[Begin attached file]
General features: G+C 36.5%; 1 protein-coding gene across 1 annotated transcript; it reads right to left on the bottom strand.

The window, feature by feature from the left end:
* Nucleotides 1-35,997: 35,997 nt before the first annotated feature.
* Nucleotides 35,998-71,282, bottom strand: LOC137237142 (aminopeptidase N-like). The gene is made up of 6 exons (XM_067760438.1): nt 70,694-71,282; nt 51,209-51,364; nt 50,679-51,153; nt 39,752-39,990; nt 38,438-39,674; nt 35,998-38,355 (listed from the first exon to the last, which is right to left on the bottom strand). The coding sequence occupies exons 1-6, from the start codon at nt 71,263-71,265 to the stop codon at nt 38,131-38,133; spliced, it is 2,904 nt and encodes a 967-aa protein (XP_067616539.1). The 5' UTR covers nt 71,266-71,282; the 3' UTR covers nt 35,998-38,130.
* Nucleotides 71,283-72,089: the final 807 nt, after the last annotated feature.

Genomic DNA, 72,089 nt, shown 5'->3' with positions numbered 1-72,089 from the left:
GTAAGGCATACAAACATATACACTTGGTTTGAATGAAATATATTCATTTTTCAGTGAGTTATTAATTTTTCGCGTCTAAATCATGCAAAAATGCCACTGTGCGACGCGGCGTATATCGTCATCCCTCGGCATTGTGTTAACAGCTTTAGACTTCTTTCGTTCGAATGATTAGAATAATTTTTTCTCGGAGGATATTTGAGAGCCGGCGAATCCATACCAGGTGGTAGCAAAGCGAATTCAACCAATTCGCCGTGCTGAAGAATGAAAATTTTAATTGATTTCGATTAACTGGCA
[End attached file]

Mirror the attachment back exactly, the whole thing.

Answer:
General features: G+C 36.5%; 1 protein-coding gene across 1 annotated transcript; it reads right to left on the bottom strand.

The window, feature by feature from the left end:
* Nucleotides 1-35,997: 35,997 nt before the first annotated feature.
* Nucleotides 35,998-71,282, bottom strand: LOC137237142 (aminopeptidase N-like). The gene is made up of 6 exons (XM_067760438.1): nt 70,694-71,282; nt 51,209-51,364; nt 50,679-51,153; nt 39,752-39,990; nt 38,438-39,674; nt 35,998-38,355 (listed from the first exon to the last, which is right to left on the bottom strand). The coding sequence occupies exons 1-6, from the start codon at nt 71,263-71,265 to the stop codon at nt 38,131-38,133; spliced, it is 2,904 nt and encodes a 967-aa protein (XP_067616539.1). The 5' UTR covers nt 71,266-71,282; the 3' UTR covers nt 35,998-38,130.
* Nucleotides 71,283-72,089: the final 807 nt, after the last annotated feature.

Genomic DNA, 72,089 nt, shown 5'->3' with positions numbered 1-72,089 from the left:
GTAAGGCATACAAACATATACACTTGGTTTGAATGAAATATATTCATTTTTCAGTGAGTTATTAATTTTTCGCGTCTAAATCATGCAAAAATGCCACTGTGCGACGCGGCGTATATCGTCATCCCTCGGCATTGTGTTAACAGCTTTAGACTTCTTTCGTTCGAATGATTAGAATAATTTTTTCTCGGAGGATATTTGAGAGCCGGCGAATCCATACCAGGTGGTAGCAAAGCGAATTCAACCAATTCGCCGTGCTGAAGAATGAAAATTTTAATTGATTTCGATTAACTGGCA